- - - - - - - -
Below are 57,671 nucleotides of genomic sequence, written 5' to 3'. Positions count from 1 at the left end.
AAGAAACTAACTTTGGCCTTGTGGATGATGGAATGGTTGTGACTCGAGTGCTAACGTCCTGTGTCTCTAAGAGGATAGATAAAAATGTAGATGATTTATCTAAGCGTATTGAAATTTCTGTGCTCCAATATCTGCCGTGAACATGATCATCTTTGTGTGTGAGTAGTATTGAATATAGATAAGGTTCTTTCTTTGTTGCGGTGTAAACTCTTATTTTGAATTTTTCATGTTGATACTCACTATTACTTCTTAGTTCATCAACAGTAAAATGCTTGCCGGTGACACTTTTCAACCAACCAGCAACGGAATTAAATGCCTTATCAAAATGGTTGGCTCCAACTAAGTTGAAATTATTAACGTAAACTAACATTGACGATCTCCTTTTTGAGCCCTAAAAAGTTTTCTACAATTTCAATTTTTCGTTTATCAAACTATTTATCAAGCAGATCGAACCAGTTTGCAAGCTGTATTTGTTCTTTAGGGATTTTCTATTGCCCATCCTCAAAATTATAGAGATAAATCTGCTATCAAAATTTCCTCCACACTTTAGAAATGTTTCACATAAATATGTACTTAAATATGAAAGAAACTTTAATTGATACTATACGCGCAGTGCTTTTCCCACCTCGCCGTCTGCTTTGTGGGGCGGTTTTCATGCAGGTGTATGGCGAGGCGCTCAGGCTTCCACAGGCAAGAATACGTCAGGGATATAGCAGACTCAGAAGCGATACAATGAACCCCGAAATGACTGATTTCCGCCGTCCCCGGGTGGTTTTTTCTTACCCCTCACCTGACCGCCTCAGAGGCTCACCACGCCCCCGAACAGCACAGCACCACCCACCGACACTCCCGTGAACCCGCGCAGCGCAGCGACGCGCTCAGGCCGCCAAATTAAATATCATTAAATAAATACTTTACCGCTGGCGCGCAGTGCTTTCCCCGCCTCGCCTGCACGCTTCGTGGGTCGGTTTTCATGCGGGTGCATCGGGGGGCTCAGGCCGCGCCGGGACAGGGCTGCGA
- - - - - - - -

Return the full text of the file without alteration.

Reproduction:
Below are 57,671 nucleotides of genomic sequence, written 5' to 3'. Positions count from 1 at the left end.
AAGAAACTAACTTTGGCCTTGTGGATGATGGAATGGTTGTGACTCGAGTGCTAACGTCCTGTGTCTCTAAGAGGATAGATAAAAATGTAGATGATTTATCTAAGCGTATTGAAATTTCTGTGCTCCAATATCTGCCGTGAACATGATCATCTTTGTGTGTGAGTAGTATTGAATATAGATAAGGTTCTTTCTTTGTTGCGGTGTAAACTCTTATTTTGAATTTTTCATGTTGATACTCACTATTACTTCTTAGTTCATCAACAGTAAAATGCTTGCCGGTGACACTTTTCAACCAACCAGCAACGGAATTAAATGCCTTATCAAAATGGTTGGCTCCAACTAAGTTGAAATTATTAACGTAAACTAACATTGACGATCTCCTTTTTGAGCCCTAAAAAGTTTTCTACAATTTCAATTTTTCGTTTATCAAACTATTTATCAAGCAGATCGAACCAGTTTGCAAGCTGTATTTGTTCTTTAGGGATTTTCTATTGCCCATCCTCAAAATTATAGAGATAAATCTGCTATCAAAATTTCCTCCACACTTTAGAAATGTTTCACATAAATATGTACTTAAATATGAAAGAAACTTTAATTGATACTATACGCGCAGTGCTTTTCCCACCTCGCCGTCTGCTTTGTGGGGCGGTTTTCATGCAGGTGTATGGCGAGGCGCTCAGGCTTCCACAGGCAAGAATACGTCAGGGATATAGCAGACTCAGAAGCGATACAATGAACCCCGAAATGACTGATTTCCGCCGTCCCCGGGTGGTTTTTTCTTACCCCTCACCTGACCGCCTCAGAGGCTCACCACGCCCCCGAACAGCACAGCACCACCCACCGACACTCCCGTGAACCCGCGCAGCGCAGCGACGCGCTCAGGCCGCCAAATTAAATATCATTAAATAAATACTTTACCGCTGGCGCGCAGTGCTTTCCCCGCCTCGCCTGCACGCTTCGTGGGTCGGTTTTCATGCGGGTGCATCGGGGGGCTCAGGCCGCGCCGGGACAGGGCTGCGA